Rise of the Planet of the Apes: Evolution Becomes Revolution (2011)

Posted: March 7, 2012 in Action, Drama, Sci-Fi

Working for a medical research company, Gen Sys, Will Rodman has been working for years on a cure for Alzheimer’s. The drug ALZ 112 is supposed to be the big break and gets used on one of the chimps, Bright Eyes. With some successful testing, Will brings the news forward to Steven Jacobs and sets up a meeting with investors. When a mishap leads to the restart of the program, Will and his partner, Robert Franklin, have to put down all of the test subjects but find a baby chimp in Bright Eyes’s pen. After some convincing, Will takes the baby chimp home and quickly becomes attached. After seeing the interactions between the little Caesar and his father, Will decides to continue to raise the chimp and track his intellectual progress, as it seems that Caesar has genetically received the effects of the ALZ 112. Over the years, Caesar grows into a full-size chimpanzee and begins to struggle with his identity as an animal with increased intelligence.

Starring: James Franco (Will Rodman), Andy Serkis (Caesar), John Lithgow (Charles Rodman), Karin Konoval (Maurice), Terry Notary (Rocket/Bright Eyes), Christopher Gordon (Koba), Jay Caputo (Alpha), Freida Pinto (Caroline Aranha), Brian Cox (John Landon), Tom Felton (Dodge Landon), David Oyelowo (Steven Jacobs), Tyler Labine (Robert Franklin)

There are two significant casts in this film: the human cast and the primate cast. Leading the humans is James Franco as the medical researcher. He projects a combination of restraint and excitement toward the beginning but also has moments of strong passion for his father and for Caesar. His character, at times, actually feels a little overly restrained but the focus is a little less on him and more so on Caesar. David Oyelowo represents that strong-willed businessman who has moments of cautiousness and periods of gusto. Freida Pinto serves more as a supporting character than a leading lady, but she has a few points of challenge for Franco’s decision-making. John Lithgow plays Franco’s father, who serves as the catalyst for the medical research. Playing a character with Alzheimer’s, Lithgow is able to show some dynamic change between moments of dementia and clarity. On the animal side, the characters are computer-animated but the expressions are provided by human actors. Included within the significant primates are Terry Notary (Rocket & Bright Eyes), Christopher Gordon (Koba), Jay Caputo (Alpha) and Andy Serkis (Caesar).

In an attempt to give life to the beginnings of a story made famous by Charlton Heston, Rupert Wyatt takes focus on how the world went from humans being the dominant species to the apes taking over. Gen Sys (aka Genesis) is focused on trying to cure disease but creates a new set of problems in the process. Will’s focus on Alzheimer’s brings forth a viral-based treatment focused on fighting the disease. With all medical testing focused on chimpanzees, Will’s success is short lived and Bright Eyes’s outburst is misunderstood. Unknowingly, their testing brings forth part of the potential downfall of man in the form of Caesar, who adopts the intelligence traits of his mother. The other side of the equation directly relates to the medical testing. When they move forward with a new variation of the formula in gaseous form, exposure causes unexpected consequences that have the potential for catastrophic implications different from the previous ALZ 112 in injection form. The indication of an epidemic that could spread throughout the human population (similar to that in Contagion) sets up a very interesting concept if there is a continuation of the series.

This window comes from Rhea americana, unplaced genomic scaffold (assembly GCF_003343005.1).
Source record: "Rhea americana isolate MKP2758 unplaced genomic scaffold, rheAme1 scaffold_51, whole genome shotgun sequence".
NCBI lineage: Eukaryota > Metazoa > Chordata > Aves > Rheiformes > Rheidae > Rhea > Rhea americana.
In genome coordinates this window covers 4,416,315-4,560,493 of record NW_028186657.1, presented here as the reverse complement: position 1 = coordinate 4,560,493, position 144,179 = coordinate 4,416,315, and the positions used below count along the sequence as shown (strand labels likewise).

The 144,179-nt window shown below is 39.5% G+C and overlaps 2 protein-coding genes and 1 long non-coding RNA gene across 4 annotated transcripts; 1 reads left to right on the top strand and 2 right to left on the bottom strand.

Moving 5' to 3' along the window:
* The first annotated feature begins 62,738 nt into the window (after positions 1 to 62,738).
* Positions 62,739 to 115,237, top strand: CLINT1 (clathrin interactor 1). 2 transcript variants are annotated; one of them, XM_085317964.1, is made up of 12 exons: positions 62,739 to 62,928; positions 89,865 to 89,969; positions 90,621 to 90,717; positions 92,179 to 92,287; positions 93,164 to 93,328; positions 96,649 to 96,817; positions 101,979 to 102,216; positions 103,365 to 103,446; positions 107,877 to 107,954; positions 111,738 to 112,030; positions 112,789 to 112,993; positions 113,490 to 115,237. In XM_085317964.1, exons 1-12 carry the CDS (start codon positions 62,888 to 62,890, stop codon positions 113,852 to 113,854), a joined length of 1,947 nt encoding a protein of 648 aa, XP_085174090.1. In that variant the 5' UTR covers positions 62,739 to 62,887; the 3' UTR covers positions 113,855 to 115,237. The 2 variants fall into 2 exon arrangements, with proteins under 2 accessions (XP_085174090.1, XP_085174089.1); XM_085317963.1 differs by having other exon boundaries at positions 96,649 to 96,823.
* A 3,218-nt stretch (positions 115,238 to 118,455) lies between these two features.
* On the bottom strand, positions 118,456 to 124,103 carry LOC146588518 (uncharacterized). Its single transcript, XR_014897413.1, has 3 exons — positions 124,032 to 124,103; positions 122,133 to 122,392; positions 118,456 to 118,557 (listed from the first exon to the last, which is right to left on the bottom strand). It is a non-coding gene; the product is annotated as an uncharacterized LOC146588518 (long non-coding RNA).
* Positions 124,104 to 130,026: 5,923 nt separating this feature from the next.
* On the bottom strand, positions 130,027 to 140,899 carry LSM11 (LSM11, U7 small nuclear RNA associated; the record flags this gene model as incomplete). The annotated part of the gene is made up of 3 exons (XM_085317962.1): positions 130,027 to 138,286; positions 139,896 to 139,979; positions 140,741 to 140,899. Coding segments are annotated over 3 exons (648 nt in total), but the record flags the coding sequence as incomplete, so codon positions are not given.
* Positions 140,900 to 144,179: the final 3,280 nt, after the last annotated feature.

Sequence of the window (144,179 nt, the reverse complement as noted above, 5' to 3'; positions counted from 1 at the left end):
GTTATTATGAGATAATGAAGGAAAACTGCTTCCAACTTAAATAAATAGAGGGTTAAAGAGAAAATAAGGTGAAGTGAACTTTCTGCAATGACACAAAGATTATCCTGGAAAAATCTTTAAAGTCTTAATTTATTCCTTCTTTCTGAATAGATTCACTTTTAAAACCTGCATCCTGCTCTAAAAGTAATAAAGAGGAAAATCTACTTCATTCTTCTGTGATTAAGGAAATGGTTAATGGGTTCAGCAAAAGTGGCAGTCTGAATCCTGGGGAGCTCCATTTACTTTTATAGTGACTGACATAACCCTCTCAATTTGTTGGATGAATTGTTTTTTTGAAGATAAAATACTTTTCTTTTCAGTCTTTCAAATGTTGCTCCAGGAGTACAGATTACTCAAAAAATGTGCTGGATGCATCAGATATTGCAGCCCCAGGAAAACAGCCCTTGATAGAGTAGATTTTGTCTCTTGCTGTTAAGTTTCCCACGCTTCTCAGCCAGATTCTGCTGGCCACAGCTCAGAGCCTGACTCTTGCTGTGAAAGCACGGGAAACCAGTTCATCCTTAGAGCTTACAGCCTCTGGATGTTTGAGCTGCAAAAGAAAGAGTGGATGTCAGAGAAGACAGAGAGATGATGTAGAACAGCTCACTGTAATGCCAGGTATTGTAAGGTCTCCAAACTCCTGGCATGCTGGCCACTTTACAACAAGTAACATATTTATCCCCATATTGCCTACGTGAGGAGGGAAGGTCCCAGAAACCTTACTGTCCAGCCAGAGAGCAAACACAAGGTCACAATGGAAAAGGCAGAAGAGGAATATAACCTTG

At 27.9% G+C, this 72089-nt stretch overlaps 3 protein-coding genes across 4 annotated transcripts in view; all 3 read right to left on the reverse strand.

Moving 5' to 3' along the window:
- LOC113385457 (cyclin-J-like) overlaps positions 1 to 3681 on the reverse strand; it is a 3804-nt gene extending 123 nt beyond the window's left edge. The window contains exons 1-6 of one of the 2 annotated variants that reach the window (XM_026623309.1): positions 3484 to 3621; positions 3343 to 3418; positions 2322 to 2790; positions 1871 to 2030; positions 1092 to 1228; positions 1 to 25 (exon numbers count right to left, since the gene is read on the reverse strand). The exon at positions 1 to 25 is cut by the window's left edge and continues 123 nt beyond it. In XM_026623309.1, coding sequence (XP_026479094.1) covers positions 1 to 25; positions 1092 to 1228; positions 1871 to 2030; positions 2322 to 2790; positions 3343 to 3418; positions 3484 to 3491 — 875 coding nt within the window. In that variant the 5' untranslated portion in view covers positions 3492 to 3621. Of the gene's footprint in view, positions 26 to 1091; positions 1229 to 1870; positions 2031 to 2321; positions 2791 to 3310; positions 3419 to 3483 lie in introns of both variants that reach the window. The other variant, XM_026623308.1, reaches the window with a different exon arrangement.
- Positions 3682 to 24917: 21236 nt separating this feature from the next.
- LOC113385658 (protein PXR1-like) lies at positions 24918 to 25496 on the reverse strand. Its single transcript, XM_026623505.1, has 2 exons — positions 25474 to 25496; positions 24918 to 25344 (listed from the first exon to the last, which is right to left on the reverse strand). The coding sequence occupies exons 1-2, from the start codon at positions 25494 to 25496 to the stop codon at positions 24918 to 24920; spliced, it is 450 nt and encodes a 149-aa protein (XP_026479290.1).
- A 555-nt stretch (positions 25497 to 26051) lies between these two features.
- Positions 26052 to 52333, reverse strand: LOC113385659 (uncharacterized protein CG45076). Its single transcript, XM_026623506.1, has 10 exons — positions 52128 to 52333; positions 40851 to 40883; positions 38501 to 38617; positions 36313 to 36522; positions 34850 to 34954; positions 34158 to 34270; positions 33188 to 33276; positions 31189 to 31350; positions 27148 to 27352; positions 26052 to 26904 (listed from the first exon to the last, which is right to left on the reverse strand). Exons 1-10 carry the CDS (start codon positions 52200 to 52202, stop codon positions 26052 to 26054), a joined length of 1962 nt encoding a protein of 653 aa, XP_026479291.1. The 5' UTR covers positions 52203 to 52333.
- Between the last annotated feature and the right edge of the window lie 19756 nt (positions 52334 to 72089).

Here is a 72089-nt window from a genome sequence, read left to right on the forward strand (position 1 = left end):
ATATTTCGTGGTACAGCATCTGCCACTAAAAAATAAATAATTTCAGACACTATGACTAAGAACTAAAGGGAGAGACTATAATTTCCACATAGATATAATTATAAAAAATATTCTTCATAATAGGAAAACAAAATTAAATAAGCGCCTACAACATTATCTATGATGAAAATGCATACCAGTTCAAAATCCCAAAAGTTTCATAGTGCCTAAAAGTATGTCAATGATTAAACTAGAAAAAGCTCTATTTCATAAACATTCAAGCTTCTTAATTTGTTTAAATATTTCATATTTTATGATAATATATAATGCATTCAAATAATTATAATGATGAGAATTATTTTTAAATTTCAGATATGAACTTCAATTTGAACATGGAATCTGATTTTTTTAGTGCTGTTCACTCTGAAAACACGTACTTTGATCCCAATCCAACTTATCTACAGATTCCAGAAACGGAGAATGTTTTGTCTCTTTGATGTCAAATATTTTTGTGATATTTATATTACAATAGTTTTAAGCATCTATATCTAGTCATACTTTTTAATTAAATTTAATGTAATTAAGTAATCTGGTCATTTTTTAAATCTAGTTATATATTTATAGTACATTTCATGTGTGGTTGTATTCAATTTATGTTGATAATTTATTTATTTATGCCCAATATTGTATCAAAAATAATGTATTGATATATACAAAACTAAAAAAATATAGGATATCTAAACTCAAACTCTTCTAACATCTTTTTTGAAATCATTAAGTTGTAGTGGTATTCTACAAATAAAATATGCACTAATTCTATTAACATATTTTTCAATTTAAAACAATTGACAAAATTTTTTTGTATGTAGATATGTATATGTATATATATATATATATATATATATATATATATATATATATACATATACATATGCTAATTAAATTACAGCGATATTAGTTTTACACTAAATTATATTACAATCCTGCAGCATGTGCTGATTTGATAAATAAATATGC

The presentation of the film mixes together CGI and human acting. The primates are fairly well done with the integration of the motion-capture of the corresponding actors and the CGI motions, which are fairly smooth and realistic. While some of the acting at times is a little flat (Franco after the loss of his father) or a little overdone (the caretakers at the primate reserve), the environments are fairly well designed to help move the story through its progression. The overall feel of the film is quick when the focus is on Caesar but slow when considering the other elements (i.e. medical research and beginnings of the pandemic effects of the virus). The banding together of the chimpanzees is a very entertaining element as it mixes primal moment of animal dominance and more civil elements of charity and shared human-like goals. One of the interesting elements in the medically-induced evolution was the ability to speak, which only included two lines by Caesar but added to the science fiction feel of the shifting power between man and ape.

As a reboot of the classic series, the film took the beginnings of the evolution of apes and the distress of humans and helped to create a believable context on an intriguing story.

Dan’s Rating: 3.5/5


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